Overall, the present study showed that a lower PTH level is more desirable if the patients do not suffer from malnutrition or comorbidities. Furthermore, if PTH level is categorized into different ranges in order to consider various effects of covariate adjustment on mortality risk, PTH level ≥ 600 pg/mL (compared to 200 - 600 pg/mL) can be associated with significant mortality risk. It should be mentioned that the median of patients’ PTH level (320 pg/mL) was rather high in the present study.


Most of our observations were in agreement with previous reports. According to the literature, the cut-off serum phosphorus and PTH levels for the prediction of mortality differ in various observational studies, depending on the study design, incidence and/or prevalent dialysis population, baseline or time-dependent analysis, type of comorbidity adjustments, and demographic differences. Some reports have considered a cut-off value of ≥ 300 pg/mL for PTH as increased mortality risk (3), while Block et al. reported that moderate to severe hyperparathyroidism (PTH ≥ 600 pg/mL) and serum phosphorus concentration > 5.0 mg/dL were associated with the increased risk of mortality (1).


Most studies have shown that both decline and rise in serum phosphorus level outside the 3.5 - 5.5 mg/dl range are associated with a higher mortality rate (3, 5, 8). Floege et al. demonstrated that three metabolic bone disease markers, i.e., calcium, phosphorus, and PTH within the target range of kidney disease outcomes quality initiative (KDOQI), were associated with the lowest risk of mortality (8).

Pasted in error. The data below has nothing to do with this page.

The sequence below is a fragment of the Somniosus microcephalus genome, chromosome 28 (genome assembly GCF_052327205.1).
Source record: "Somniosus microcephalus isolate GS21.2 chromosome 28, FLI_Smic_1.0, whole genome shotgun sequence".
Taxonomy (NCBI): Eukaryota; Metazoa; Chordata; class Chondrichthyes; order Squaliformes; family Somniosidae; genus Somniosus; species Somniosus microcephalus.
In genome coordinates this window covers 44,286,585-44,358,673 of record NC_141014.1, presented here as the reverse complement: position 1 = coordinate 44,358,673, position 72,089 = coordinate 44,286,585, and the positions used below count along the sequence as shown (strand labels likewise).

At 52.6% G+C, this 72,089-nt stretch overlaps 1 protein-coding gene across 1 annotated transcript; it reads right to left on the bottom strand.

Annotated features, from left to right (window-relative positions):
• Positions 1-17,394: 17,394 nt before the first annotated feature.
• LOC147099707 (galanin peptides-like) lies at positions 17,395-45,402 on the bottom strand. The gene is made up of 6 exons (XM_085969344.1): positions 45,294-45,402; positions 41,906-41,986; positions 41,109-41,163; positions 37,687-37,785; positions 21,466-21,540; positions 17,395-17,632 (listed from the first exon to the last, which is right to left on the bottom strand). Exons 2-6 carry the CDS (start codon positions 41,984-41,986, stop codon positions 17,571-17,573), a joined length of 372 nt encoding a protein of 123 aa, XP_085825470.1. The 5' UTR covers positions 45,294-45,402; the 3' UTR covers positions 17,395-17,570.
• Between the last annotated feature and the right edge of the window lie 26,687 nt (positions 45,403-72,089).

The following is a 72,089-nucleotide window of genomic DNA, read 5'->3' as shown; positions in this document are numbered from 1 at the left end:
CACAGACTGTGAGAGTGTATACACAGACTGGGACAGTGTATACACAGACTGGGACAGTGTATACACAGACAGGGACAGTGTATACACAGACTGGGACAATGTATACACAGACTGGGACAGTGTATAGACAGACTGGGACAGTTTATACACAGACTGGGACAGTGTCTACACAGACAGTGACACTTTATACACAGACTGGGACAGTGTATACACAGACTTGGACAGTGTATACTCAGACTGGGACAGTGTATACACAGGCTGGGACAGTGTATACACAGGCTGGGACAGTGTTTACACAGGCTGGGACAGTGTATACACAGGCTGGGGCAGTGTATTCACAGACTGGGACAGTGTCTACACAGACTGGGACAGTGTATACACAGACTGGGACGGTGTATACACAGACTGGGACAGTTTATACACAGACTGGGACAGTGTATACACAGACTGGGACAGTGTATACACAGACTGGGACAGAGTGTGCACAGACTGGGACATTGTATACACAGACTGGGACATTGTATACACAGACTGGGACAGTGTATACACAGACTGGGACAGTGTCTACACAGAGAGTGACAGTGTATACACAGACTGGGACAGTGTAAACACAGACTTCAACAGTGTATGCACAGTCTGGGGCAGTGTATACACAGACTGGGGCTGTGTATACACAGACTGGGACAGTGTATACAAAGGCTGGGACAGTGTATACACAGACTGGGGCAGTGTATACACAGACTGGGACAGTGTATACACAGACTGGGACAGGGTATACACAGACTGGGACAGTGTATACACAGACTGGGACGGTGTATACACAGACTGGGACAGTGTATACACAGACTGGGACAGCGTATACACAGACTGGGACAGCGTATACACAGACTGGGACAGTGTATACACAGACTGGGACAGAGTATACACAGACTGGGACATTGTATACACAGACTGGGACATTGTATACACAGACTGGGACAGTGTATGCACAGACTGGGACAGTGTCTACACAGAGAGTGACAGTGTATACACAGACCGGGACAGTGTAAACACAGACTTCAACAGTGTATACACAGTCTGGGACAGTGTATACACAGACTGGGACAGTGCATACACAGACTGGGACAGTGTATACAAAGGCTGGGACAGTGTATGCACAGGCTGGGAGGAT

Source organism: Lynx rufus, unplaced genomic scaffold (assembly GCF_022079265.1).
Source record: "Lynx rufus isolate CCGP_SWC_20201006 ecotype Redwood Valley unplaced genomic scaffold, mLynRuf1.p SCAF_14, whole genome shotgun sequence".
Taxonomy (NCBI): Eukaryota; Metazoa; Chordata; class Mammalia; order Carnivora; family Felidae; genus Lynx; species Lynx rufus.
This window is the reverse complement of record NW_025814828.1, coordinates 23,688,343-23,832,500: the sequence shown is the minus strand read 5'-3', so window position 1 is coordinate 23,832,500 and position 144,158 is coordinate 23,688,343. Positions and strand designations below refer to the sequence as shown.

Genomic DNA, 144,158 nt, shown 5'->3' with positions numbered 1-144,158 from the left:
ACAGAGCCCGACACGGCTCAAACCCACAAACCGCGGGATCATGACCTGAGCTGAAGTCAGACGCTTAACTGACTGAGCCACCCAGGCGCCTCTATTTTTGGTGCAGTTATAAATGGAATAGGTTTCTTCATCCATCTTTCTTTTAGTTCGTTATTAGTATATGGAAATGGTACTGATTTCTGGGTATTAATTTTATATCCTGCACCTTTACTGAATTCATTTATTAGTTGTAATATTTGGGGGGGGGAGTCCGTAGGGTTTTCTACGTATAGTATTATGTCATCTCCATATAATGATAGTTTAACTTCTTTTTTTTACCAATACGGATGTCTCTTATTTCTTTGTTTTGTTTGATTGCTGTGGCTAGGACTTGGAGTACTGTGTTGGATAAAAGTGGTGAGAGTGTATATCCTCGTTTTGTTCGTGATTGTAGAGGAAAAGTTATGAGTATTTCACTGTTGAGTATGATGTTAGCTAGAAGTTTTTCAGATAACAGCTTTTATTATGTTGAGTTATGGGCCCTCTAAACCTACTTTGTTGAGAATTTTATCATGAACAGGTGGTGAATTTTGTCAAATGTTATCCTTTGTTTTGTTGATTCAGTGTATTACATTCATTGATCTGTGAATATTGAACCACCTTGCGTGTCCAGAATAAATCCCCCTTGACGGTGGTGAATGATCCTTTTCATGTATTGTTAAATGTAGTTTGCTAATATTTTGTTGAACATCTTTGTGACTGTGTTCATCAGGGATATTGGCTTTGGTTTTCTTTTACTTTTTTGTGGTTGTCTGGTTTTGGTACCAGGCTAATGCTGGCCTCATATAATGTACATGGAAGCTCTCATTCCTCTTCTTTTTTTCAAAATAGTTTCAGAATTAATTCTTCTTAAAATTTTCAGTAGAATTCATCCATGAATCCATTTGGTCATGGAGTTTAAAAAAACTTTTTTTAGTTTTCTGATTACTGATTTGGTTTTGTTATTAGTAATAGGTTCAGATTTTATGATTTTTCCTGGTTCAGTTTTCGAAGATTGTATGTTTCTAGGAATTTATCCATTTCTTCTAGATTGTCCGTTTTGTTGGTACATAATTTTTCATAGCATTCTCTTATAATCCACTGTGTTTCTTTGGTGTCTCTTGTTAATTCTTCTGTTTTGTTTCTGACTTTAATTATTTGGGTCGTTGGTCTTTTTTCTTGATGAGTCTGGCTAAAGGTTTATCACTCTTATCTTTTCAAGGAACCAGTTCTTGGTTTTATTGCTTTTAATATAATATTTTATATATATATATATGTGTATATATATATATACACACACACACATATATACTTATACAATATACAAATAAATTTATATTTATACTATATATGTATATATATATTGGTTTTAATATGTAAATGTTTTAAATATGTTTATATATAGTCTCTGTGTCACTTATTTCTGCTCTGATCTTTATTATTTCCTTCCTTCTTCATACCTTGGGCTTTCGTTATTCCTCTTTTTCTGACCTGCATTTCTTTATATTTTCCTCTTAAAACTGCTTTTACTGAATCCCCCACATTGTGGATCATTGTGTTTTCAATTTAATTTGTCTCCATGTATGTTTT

Streja et al. recently showed that balanced control of both serum phosphorus and PTH levels contributed to better outcomes in HD patients (13). A recent study by Danese et al. reported that at least two of three bone markers out of the target range can identify patients with more adverse clinical outcomes (18). Additionally, some reports have revealed a strong association between high calcium level and long-term mortality, whereas the results regarding low serum calcium level are inconsistent (1, 3-5).


Reports from Japan have revealed the highest survival rates in dialysis patients with PTH level < 150 pg/mL (19, 20). Likewise, a report by Nakai et al. showed better survival in non-dialysis chronic kidney disease (CKD) patients with lower PTH levels (21). In addition, Dukkipati et al. reported that PTH level in the range of 100 - 150 pg/mL was associated with the highest survival rate after adjustments for inflammation and nutritional markers (22).


Some evidence suggests that low-turnover bone disease might be a result of malnutrition (hypoalbuminemia) and inflammation (heightened oxidative stress markers or pro-inflammatory cytokines), leading to a higher risk of cardiovascular diseases and mortality in dialysis patients (22-25). Therefore, management of this situation relies on interventions to improve malnutrition and approaches to mitigate the inflammatory process.